Catherine Ségurane, a lowly laundress, is credited with using a very unconventional method of “shock and awe” in 1543 to chase away the Turkish army and save her city.
Cathy, the Laundress
In the 1500s there was a young woman living in Nice by the name of Catherine Ségurane. Cathy was not considered beautiful neither was she very ladylike. We might say she was a bit rough around the edges.
She worked as a laundress, which at that time, was very hard work. In all kinds of weather, she would get up at daybreak and start carrying heavy baskets full of laundry down to the Paillon River that flowed just outside the walls of Old Nice.
She would trudge out onto the rocky riverbank with her piled-high baskets, get down on her knees and scrub the clothes on the rocks. After the washing and rinsing, she would fold the garments then beat them with a big wooden paddle to get out any remaining water. All of this heavy lifting and laundry beating meant that Cathy built up some pretty impressive muscles – which would come in handy later.
Nice under Siege
In 1543 the city of Nice consisted of the area we today call, the Old Town. A tall thick wall with towers placed in strategic locations protected it. Nice didn’t belong to France or Italy, but the county of Savoy. It was an important city because of its access to the sea, and the French and Turkish armies joined forces to take it.
On the morning of the 15th of August, 1543 Cathy woke to a terrible situation. There were 150 French and Turkish ships in the bay and they were firing on Nice. Not only this, but there were troops on the ground, attacking the city walls from the back, just by where Cathy lived and worked.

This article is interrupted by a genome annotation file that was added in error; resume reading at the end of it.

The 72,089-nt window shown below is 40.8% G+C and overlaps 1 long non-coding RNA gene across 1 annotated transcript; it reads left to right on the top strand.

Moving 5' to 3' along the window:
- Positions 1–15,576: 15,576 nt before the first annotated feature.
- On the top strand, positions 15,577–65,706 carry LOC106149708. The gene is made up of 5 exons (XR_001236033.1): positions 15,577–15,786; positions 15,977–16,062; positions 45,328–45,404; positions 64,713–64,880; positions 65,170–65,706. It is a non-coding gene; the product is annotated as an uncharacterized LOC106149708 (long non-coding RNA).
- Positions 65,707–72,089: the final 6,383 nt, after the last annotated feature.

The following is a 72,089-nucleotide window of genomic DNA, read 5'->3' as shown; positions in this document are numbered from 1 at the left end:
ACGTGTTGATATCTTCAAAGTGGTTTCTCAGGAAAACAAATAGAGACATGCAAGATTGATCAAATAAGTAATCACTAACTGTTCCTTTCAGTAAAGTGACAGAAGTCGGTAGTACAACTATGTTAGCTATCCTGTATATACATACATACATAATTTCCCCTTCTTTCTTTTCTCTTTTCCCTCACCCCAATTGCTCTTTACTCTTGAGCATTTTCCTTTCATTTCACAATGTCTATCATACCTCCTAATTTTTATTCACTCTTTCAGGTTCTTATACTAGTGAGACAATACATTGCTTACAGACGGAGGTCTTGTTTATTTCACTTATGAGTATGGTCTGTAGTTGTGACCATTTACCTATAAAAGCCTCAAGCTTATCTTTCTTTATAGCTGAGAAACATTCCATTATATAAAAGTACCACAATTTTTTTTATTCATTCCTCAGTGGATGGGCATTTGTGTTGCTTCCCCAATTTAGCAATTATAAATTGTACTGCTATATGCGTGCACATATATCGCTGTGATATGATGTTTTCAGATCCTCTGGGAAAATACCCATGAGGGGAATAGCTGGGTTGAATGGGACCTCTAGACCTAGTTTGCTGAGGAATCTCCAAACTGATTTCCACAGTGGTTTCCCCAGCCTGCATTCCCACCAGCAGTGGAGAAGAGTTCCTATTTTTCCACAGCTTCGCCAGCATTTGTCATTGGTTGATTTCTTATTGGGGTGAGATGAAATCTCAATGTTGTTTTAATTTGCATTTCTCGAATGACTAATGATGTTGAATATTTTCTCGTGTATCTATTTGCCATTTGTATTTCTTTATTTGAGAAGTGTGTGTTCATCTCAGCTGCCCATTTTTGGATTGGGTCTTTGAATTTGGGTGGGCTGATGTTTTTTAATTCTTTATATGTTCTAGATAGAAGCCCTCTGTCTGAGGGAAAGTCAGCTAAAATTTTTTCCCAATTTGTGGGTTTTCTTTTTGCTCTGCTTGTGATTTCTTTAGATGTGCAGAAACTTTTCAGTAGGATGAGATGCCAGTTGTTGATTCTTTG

That day every citizen became a soldier and they fought with whatever they had at hand to protect their city. So what did Cathy have? Her big sturdy laundry paddle and the muscles and courage to use it. The Turks were climbing up the walls and one of them was making his way up the tower to plant the Turkish flag and claim victory.
Cathy the Heroine
When Cathy saw that crescent-mooned flag going up over her city, she went wild with rage. She let out a scream that was heard over the cannon fire and she ran straight for that Turk with her laundry paddle. She whacked him in the head and grabbed the flag as he went flying off the tower. She broke the flag pole over her knee then she ripped the fabric to pieces.
Next she did something that was decidedly unladylike. She turned her back to the soldiers below, bent over, lifted up her skirt and showed them a different moon than the one on their flag. Then she took their ripped up flag and wiped her bottom with it before flinging it down on them. The Turks were horrified by this crazy woman and her desecration of their flag – and they ran. Cathy had saved the day!
Unfortunately, this didn’t keep them away. They came back later and occupied the city for a while until reinforcements from Savoy arrived to drive them out. But Cathy became a heroine and an emblem of the Niçois spirit. Every year on the 25th of November, which is St. Catherine’s day, there is a little celebration in front of the monument on rue Sincaire where the tower once stood.
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*Find Out More – You can read more about the history of Nice in my book, Curious Histories of Nice, France.
*For a bit more info about Cathy, click HERE:
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Nice article! Happy that english speaking people can read it and discover our Heroine.
To be precise, her name was “Catarina Segurana”, in nissart language. French was not spoken in Nissa.
Hi, thanks for your comment. I can read in French, but writing in French is very tricky for a foreigner – so I have to stick to English. Thanks for the precision about her name in nissart.
another great story..Brava for Cathy!
Thanks. Cathy had gumption. 😉
So happy to read about Catherine Ségurane! I walk the length of the street that bears her name every day I’m in Nice and it’s great to know the story of why she’s so famous.
That’s me! Didn’t mean to remain anonymous!
Hi Steve, No problem, I’m glad to hear from you whether anonymously or not. 🙂
Cathy is definitely an important person in the history of Nice, and you’re not too far from her monument. It’s not a grand affair, but worth a visit if you haven’t seen it.
All the best -Margo